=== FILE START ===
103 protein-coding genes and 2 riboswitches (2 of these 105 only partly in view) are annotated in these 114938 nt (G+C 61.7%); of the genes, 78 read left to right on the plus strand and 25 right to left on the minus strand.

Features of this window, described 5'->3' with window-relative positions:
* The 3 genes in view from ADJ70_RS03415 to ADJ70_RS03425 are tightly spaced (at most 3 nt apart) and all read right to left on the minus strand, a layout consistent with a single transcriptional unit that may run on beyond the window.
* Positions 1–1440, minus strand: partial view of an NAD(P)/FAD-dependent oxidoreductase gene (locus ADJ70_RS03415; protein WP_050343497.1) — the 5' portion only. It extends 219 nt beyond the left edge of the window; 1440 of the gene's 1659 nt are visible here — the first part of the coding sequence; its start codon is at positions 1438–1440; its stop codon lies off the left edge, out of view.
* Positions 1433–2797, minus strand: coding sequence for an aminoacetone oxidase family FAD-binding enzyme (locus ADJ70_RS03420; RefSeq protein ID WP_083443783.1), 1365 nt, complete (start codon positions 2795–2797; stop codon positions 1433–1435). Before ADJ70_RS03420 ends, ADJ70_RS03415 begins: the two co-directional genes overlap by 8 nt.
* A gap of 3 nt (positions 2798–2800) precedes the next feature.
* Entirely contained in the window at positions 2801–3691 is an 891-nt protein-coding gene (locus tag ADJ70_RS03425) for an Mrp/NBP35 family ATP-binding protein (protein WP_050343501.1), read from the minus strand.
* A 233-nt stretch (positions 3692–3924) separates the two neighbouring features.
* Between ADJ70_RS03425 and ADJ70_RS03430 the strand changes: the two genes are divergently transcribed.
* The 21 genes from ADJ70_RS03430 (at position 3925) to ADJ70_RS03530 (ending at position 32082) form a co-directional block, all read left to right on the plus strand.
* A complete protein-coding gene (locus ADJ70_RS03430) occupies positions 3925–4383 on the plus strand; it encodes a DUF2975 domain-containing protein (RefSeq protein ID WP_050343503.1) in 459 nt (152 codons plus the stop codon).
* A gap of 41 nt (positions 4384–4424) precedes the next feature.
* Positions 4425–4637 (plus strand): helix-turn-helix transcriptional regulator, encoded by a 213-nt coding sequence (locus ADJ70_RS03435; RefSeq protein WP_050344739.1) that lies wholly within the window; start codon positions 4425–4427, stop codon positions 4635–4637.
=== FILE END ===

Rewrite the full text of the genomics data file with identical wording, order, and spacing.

103 protein-coding genes and 2 riboswitches (2 of these 105 only partly in view) are annotated in these 114938 nt (G+C 61.7%); of the genes, 78 read left to right on the plus strand and 25 right to left on the minus strand.

Features of this window, described 5'->3' with window-relative positions:
* The 3 genes in view from ADJ70_RS03415 to ADJ70_RS03425 are tightly spaced (at most 3 nt apart) and all read right to left on the minus strand, a layout consistent with a single transcriptional unit that may run on beyond the window.
* Positions 1–1440, minus strand: partial view of an NAD(P)/FAD-dependent oxidoreductase gene (locus ADJ70_RS03415; protein WP_050343497.1) — the 5' portion only. It extends 219 nt beyond the left edge of the window; 1440 of the gene's 1659 nt are visible here — the first part of the coding sequence; its start codon is at positions 1438–1440; its stop codon lies off the left edge, out of view.
* Positions 1433–2797, minus strand: coding sequence for an aminoacetone oxidase family FAD-binding enzyme (locus ADJ70_RS03420; RefSeq protein ID WP_083443783.1), 1365 nt, complete (start codon positions 2795–2797; stop codon positions 1433–1435). Before ADJ70_RS03420 ends, ADJ70_RS03415 begins: the two co-directional genes overlap by 8 nt.
* A gap of 3 nt (positions 2798–2800) precedes the next feature.
* Entirely contained in the window at positions 2801–3691 is an 891-nt protein-coding gene (locus tag ADJ70_RS03425) for an Mrp/NBP35 family ATP-binding protein (protein WP_050343501.1), read from the minus strand.
* A 233-nt stretch (positions 3692–3924) separates the two neighbouring features.
* Between ADJ70_RS03425 and ADJ70_RS03430 the strand changes: the two genes are divergently transcribed.
* The 21 genes from ADJ70_RS03430 (at position 3925) to ADJ70_RS03530 (ending at position 32082) form a co-directional block, all read left to right on the plus strand.
* A complete protein-coding gene (locus ADJ70_RS03430) occupies positions 3925–4383 on the plus strand; it encodes a DUF2975 domain-containing protein (RefSeq protein ID WP_050343503.1) in 459 nt (152 codons plus the stop codon).
* A gap of 41 nt (positions 4384–4424) precedes the next feature.
* Positions 4425–4637 (plus strand): helix-turn-helix transcriptional regulator, encoded by a 213-nt coding sequence (locus ADJ70_RS03435; RefSeq protein WP_050344739.1) that lies wholly within the window; start codon positions 4425–4427, stop codon positions 4635–4637.